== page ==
Prof Jashemski was the first person to undertake the systematic excavation and study of those gardens. In Pompeii, of 1800 houses, 450 had gardens, but many were looted or destructively excavated. Prof Jashemski found eight that were relatively untouched. To find out what was planted in each, she used identification of root systems, debris and pollen.

Her method for establishing what plants had been in a garden by examining ancient roots is particularly interesting. After the plants died following the eruption of Vesuvius, as the roots decayed, volcanic debris (“lapilli”) gradually filled the cavities, so the form of the roots was preserved by the filling of volcanic material. Prof Jashemski cleared the lapilli to the 79 AD level and could see where the ancient roots began. She carefully removed the lapilli from the cavities, reinforced the cavities with wire and then filled them with plaster or cement. This gave a cast with the shape of the ancient root, which could be identified by botanical specialists.

The first garden to which she applied this methodology was at the House of Julius Polybius in Pompeii. There was a peristyle measuring 10 m by 10 m. She took root casts and also had the carbonised wood, seeds, nuts and fruit analysed. She concluded that at the time of the eruption of Mt Vesuvius, the peristyle garden contained two fig trees that were 30 to 35 years old, two cherry/pear/apple trees, and one olive tree. All were productive. In fact, Prof Jashemski found near them the carbonised wood of what may well have been a ladder that was abandoned in the garden when Mt Vesuvius erupted at harvest time. The fruit trees were pruned high enough to allow plantings under them, at least round the edges. She also found evidence of citrus trees espaliered against the garden wall. There was a small amount of purely ornamental planting.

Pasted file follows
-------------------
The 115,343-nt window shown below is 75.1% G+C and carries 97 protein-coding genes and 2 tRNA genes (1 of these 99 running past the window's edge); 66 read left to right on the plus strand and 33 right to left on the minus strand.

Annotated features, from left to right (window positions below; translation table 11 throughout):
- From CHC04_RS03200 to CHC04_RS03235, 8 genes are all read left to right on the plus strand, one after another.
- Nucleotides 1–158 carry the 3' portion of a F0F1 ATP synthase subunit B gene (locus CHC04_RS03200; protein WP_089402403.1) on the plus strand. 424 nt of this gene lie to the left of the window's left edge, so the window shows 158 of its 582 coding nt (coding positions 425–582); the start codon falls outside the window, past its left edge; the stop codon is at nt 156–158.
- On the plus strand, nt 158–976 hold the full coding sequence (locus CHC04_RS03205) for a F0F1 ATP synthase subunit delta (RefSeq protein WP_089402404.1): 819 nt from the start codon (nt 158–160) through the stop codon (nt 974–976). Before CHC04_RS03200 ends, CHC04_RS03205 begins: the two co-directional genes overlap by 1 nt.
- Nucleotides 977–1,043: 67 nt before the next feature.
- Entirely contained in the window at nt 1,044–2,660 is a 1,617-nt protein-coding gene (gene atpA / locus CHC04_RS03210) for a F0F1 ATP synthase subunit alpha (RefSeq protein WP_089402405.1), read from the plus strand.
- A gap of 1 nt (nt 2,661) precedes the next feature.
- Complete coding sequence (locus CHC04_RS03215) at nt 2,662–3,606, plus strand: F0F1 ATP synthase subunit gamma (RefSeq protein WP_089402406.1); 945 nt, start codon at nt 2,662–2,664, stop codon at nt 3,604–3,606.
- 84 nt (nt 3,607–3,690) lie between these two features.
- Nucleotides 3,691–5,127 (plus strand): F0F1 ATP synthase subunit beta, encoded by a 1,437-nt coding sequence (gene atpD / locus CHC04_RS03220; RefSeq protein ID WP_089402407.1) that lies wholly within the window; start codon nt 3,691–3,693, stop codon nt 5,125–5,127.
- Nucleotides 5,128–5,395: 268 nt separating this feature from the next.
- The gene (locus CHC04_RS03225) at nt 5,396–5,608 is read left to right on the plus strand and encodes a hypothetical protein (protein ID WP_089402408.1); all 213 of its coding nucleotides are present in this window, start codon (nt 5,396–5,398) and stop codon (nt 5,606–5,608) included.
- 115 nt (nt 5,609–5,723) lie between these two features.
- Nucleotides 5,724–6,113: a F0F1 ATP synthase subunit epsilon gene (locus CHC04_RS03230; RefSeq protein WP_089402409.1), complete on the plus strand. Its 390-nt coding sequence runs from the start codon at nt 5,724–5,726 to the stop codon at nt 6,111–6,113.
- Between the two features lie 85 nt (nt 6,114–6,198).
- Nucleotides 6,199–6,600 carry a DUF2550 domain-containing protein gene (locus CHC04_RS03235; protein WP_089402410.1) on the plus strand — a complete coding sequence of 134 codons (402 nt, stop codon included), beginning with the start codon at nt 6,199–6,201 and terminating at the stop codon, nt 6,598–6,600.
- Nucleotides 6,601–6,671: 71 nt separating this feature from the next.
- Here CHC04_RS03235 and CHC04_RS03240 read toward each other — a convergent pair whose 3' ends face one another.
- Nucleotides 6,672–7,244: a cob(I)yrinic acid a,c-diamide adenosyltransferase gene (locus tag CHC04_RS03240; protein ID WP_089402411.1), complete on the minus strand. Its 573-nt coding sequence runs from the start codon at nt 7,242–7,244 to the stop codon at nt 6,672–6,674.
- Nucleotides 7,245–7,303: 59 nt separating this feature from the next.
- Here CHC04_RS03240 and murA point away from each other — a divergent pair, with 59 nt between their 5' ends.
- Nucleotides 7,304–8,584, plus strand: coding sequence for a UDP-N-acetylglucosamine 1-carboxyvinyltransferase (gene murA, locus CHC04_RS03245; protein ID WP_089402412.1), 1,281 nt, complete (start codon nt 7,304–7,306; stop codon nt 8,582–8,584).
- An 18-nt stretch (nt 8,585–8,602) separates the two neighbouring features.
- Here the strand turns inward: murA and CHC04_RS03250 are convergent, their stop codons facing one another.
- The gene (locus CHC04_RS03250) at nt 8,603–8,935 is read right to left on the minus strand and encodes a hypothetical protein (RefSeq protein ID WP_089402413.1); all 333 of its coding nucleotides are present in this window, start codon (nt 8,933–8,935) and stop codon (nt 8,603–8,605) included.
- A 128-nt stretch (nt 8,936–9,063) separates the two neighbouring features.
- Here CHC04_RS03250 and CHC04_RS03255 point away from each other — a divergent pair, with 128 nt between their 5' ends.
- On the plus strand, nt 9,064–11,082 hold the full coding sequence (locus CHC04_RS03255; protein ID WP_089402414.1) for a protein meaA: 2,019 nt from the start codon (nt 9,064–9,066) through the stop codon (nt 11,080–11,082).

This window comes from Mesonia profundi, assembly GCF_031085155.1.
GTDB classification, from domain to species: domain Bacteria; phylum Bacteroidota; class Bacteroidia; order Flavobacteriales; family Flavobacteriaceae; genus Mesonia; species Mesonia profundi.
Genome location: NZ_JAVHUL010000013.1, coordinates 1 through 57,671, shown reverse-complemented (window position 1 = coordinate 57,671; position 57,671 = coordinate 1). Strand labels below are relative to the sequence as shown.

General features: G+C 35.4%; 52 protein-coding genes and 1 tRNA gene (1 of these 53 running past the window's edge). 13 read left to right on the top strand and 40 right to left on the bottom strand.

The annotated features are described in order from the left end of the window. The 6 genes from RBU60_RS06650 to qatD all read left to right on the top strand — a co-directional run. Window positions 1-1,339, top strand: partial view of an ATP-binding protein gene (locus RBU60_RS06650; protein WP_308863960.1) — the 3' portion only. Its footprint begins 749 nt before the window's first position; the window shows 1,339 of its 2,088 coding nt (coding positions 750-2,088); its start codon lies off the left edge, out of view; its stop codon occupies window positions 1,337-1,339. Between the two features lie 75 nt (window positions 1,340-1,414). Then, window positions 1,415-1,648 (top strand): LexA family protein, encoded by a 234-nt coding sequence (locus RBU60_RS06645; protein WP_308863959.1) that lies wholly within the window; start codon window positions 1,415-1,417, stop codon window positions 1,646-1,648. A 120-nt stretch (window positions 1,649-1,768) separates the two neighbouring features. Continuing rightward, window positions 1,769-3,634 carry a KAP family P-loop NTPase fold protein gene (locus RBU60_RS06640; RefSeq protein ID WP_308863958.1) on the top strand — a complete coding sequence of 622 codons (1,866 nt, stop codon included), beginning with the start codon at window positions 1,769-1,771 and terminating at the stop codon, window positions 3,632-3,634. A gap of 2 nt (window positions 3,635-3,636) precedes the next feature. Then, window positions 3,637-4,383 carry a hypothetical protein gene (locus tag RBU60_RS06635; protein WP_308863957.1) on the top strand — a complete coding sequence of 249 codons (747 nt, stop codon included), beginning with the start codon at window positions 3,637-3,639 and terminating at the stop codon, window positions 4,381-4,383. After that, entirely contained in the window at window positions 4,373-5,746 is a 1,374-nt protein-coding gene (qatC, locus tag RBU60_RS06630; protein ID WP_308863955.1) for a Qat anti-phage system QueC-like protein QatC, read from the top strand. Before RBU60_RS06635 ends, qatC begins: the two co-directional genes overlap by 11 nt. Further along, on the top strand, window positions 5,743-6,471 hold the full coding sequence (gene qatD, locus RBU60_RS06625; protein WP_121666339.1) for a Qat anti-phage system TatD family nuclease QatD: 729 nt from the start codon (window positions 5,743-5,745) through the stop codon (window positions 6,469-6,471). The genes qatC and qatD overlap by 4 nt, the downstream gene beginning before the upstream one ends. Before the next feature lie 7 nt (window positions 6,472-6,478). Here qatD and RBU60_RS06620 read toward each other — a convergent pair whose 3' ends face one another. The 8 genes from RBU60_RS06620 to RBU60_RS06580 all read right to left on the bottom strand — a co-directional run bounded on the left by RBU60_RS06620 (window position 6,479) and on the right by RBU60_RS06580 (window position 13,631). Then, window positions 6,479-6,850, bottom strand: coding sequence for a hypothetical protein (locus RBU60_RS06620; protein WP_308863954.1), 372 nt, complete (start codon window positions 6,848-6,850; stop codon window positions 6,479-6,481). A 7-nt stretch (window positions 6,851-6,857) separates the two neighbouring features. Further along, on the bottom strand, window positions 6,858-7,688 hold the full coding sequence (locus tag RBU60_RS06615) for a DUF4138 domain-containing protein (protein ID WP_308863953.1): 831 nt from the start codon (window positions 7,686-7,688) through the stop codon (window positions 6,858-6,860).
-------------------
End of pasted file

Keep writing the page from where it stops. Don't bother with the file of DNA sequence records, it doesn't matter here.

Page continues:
The descriptions that Pliny the Younger left of his large villa gardens had given later readers the idea that ancient gardens were all formal and symmetrical. However, Prof Jashemski’s work transformed our understanding. Only one of the domestic gardens she examined had a formal, symmetrical arrangement. Generally, the Pompeiian peristyle was planted informally with evergreens and herbs, with a few flowers to lend colour, and in five of the eight gardens she studied there were trees, even though the gardens were small.

The garden was a place for socialising, for private meetings, for contemplation and for eating outdoors. Women wove in the colonnades (where loom weights have been found). There is evidence of pets – dogs and tortoises. The garden also provided a peaceful scene that could be viewed from indoors. A garden was a source of interest and pride for the householder. If a house was short of space, it would contain a miniature garden or there would be a wall painting of a garden in the atrium. It was important to the Romans of the 1st century AD to have one’s own garden or the illusion of a garden.

Prof Minchin concluded that, though we tend to think of the ancient Romans in the context of war, gladiatorial contests and ruthless conquest, there is another side to them. We should also think of the Romans at home with their window boxes and their houses built around green, leafy gardens.

Susan Reye